Regulation and control of non-governmental organizations (NGOs) has always been a complicated subject. There is a broad spectrum of opinions on the subject ranging from complete governmental control and oversight, to a completely self-regulated sector. This subject is currently of even more relevance in Pakistan because of the consistent attempts by the government to exert greater control over NGOs in the past few years. The most recent of these attempts is the introduction of a new policy for regulation of International Non-governmental Organizations (INGOs) put forth by the Ministry of Interior (MOI) in October 2015.
Prior to the introduction of this policy, the regulation of INGOs came under the Economic Affairs Division (EAD) of the Ministry of Finance and was done through the “Policy for Regulation of Organizations Receiving Foreign Contributions”. Introduced in November 2013, this was considered the prevailing INGO policy in the country. This EAD policy has been replaced by the current policy, which states that it “will have sole jurisdiction over all types of International Non-governmental organizations (INGOs)…”. It is important to note that currently there are no uniform law governing non-profit organizations – whether national or international.
There are issues of rights, responsibilities and transparency on funding that the INGO policy aims to regulate. We have identified and aim to explore ways to bridge the following gaps: The impetus behind the introduction of the current INGO policy primarily relates to national security considerations. A series of incidents involving foreign funded NGOs (such as Save the Children) raised concern about the risk posed by such organizations as potential security hazards. The government claimed that there was no proper oversight of the non-profit sector and many non-profits were being misused for anti-state activities. Among several groups, there is considerable skepticism about the validity of these concerns; resultantly the policy formed is a knee jerk reaction and suffers from serious handicaps. Both national and International NGO’s are showing reluctance in compliance and the government is besieged to enforce the INGO policy.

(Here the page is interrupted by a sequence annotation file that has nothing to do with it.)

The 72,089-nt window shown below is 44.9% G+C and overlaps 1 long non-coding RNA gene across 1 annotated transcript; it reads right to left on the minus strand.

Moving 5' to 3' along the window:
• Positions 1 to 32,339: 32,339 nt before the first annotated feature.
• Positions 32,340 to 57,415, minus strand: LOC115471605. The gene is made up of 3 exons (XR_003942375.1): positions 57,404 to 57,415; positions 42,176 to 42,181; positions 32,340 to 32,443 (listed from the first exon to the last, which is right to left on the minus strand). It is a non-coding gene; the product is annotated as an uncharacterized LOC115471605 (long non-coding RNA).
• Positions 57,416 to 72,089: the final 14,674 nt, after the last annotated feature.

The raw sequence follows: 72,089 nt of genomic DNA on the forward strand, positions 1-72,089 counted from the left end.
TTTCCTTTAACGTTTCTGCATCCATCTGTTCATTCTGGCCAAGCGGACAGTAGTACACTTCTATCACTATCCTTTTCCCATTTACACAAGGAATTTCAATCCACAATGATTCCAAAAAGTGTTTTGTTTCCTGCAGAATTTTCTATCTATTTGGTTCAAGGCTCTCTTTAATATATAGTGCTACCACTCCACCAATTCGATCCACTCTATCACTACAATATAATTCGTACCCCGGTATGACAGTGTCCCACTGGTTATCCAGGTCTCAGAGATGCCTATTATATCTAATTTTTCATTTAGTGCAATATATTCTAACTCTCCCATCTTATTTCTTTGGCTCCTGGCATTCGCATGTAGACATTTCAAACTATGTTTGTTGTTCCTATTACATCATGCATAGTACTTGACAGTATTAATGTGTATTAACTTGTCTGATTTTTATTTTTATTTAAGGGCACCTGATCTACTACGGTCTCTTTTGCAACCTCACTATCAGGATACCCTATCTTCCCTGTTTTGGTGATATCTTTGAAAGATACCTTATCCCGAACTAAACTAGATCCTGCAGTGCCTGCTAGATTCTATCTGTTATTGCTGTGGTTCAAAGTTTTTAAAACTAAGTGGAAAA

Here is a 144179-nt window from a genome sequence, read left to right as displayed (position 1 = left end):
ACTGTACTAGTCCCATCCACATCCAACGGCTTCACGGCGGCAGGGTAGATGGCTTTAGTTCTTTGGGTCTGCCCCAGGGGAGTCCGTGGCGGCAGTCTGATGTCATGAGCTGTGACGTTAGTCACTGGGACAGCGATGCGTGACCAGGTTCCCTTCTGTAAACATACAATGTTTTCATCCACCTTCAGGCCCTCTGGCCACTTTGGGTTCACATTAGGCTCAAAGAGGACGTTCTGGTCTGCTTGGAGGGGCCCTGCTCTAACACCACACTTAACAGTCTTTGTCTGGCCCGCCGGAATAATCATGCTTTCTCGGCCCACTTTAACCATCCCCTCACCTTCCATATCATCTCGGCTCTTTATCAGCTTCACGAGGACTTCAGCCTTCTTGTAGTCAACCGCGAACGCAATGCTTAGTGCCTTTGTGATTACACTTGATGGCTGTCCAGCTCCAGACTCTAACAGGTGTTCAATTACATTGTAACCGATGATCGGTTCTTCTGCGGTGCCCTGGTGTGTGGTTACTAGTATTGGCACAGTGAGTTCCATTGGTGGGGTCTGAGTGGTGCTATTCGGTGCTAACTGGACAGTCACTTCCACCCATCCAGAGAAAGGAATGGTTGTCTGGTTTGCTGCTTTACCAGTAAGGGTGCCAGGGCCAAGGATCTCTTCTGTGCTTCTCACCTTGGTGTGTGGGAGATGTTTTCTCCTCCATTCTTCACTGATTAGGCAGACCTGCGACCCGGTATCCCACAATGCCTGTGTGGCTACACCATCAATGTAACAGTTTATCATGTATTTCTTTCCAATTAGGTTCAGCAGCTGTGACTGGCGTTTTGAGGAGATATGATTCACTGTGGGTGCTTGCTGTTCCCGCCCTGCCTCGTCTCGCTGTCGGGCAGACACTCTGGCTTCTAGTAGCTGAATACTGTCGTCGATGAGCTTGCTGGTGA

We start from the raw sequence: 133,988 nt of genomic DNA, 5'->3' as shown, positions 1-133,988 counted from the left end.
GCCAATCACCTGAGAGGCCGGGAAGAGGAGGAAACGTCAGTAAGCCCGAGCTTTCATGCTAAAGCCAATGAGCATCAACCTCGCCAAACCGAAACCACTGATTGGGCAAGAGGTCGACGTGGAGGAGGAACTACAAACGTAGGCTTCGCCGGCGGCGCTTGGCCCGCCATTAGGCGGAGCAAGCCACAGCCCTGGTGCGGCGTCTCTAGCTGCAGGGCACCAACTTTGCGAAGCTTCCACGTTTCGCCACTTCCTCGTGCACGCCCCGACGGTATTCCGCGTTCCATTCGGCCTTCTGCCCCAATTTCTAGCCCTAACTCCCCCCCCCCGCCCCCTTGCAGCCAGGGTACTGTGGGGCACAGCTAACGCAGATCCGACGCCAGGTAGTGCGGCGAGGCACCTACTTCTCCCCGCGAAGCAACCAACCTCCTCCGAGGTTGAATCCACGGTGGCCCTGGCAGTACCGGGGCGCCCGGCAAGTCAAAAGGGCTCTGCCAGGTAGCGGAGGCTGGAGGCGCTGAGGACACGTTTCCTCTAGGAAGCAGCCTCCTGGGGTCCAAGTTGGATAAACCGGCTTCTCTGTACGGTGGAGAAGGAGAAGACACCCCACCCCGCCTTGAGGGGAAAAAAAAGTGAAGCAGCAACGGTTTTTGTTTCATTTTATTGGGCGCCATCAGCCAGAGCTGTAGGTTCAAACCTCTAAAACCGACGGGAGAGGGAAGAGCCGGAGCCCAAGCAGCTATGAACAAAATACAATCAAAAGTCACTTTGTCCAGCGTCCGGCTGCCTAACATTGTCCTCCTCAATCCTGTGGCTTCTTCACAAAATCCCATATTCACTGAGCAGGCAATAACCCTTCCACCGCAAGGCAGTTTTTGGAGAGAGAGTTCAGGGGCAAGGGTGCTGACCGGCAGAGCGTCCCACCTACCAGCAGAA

Both the current INGO policy as well as the previous EAD one were introduced and administered by the federal government (MOI and Ministry of Finance). In a post 18th amendment context, this raises concerns about the role of the provincial governmental departments, particularly the Social Welfare Department (SWD) that is meant to be responsible for the registration and regulation of the NGO sector as a whole. Both the EAD and MOI remain involved in administering the policy. For example, organizations are required to submit their annual budgets and plans of action to the MOI as well as the Economic Affairs Division at the time of getting approval and thereafter annually. There is no role and space given to the SWD, which is a key provincial department dealing with the NGOs. Given that a large number of INGOs and their local partners operate at the district level, this is particularly problematic because it leads to a
large disconnect between the policy and those most directly affected by it. This also adds to the uncertainty and lack of transparency around the implementation of the policy.
Ostensibly, the policy is expected to monitor and evaluate the activities of INGOs and local NGOs receiving foreign funding. However, anecdotal evidence suggests that the target of the policy have mostly been rights based NGOs, particularly those working on advocacy and the promotion of rights of women and minorities.
This roundtable therefore intends to bring together representatives of NGOs working in Punjab to discuss these issues and share their experiences – both in terms of the implementation of this policy as well as interacting with the Social Welfare department through the course of their activities. It will address the broad question of the regulation of NGOs as well as more specific concerns raised above. In that spirit it will invite participants to present their suggestions towards making the INGO Policy transparent, effective and more tolerable for the NGO community; so that it improves the trust level between the government and the NGOs.